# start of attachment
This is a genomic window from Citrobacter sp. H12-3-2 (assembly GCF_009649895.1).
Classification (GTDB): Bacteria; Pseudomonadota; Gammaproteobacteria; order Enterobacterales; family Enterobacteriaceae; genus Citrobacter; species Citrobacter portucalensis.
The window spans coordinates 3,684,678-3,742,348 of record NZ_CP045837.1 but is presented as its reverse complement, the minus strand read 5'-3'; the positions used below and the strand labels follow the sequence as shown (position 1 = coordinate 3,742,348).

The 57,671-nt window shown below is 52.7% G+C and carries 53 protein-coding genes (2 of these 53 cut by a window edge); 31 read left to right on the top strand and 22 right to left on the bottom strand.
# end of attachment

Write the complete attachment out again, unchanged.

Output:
This is a genomic window from Citrobacter sp. H12-3-2 (assembly GCF_009649895.1).
Classification (GTDB): Bacteria; Pseudomonadota; Gammaproteobacteria; order Enterobacterales; family Enterobacteriaceae; genus Citrobacter; species Citrobacter portucalensis.
The window spans coordinates 3,684,678-3,742,348 of record NZ_CP045837.1 but is presented as its reverse complement, the minus strand read 5'-3'; the positions used below and the strand labels follow the sequence as shown (position 1 = coordinate 3,742,348).

The 57,671-nt window shown below is 52.7% G+C and carries 53 protein-coding genes (2 of these 53 cut by a window edge); 31 read left to right on the top strand and 22 right to left on the bottom strand.